The trial of Oklahoma political activist Al Gerhart resulted in a guilty conviction for blackmailing a state senator. It is no surprise to those politically active within the state. Gerhart has repeatedly proved himself a high volume bully with limited intellectual capacity and absolutely no social grace. Gerhart has a checkered past in political circles rejected and rebuked repeatedly by establishment and Tea Party organizations within both the Republican and Libertarian movements.
By trade an Oklahoma City carpenter, Gerhart did not get any prison time. Jurors decided a $1,000 fine should be the only punishment for this felony offense. Now a convicted felon; Gerhart may exit the public arena, but don’t bet on it.
“The jury held him accountable,” prosecutor Scott Rowland told the Oklahoman afterward. “They obviously worked very hard to make the punishment fit the crime. I think they got it right. … I suspect the jury believes this will be an appropriate deterrent to him and others.”
Convicted of blackmail for sending Sen. Cliff Branan an email last year demanding passage of a bill in a Senate committee, Gerhart was also found guilty of violating the Oklahoma Computer Crimes Act for using a computer to accomplish the blackmail. Jurors chose no fine or prison time on the second felony offense.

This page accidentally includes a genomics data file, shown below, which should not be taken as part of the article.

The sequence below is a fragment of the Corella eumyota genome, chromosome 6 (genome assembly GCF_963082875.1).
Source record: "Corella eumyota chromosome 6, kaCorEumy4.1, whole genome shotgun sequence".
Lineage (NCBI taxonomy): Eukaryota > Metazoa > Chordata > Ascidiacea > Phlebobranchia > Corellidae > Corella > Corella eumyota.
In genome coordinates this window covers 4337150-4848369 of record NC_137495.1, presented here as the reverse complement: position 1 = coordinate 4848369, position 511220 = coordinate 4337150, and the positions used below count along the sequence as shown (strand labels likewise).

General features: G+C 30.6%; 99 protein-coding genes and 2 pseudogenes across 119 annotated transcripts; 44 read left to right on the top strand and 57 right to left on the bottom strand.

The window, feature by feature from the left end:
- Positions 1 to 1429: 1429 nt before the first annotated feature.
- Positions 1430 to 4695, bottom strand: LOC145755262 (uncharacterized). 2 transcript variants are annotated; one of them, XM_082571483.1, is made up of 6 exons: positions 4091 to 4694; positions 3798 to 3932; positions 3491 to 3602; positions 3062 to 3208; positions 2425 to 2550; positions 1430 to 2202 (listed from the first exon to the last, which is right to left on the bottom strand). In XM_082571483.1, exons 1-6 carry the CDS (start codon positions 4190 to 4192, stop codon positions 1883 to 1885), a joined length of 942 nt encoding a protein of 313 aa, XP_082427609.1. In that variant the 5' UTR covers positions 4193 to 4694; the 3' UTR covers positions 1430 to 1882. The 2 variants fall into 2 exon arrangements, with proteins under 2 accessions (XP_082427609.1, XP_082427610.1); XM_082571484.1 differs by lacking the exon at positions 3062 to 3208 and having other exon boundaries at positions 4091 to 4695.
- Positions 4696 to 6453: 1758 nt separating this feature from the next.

Gerhart, 55, turned down a plea deal before trial that would have given him unsupervised probation for a year and no felony convictions.
The Oklahoman reported further:
A dejected Gerhart said the verdicts against him “just chills free speech.”
“Who is going to want to risk holding a politician accountable at this point?” he said. “I lost a thousand dollars. I became a felon. I lost my voting rights. I lost my gun rights. I’m probably getting off easy compared to the rest of society, though.”
He said he will appeal.
The jury of eight women and four men deliberated almost eight hours Wednesday at the Oklahoma County Courthouse.
“This is crazy,” defense attorney Kevin Adams told jurors in closing arguments Wednesday morning. “This is what we do in America. We have the right to free speech.”
“He tried to hijack the political process. He tried to cheat,” the prosecutor said in his closing arguments. “It corrupts the process. That’s why this case is important.”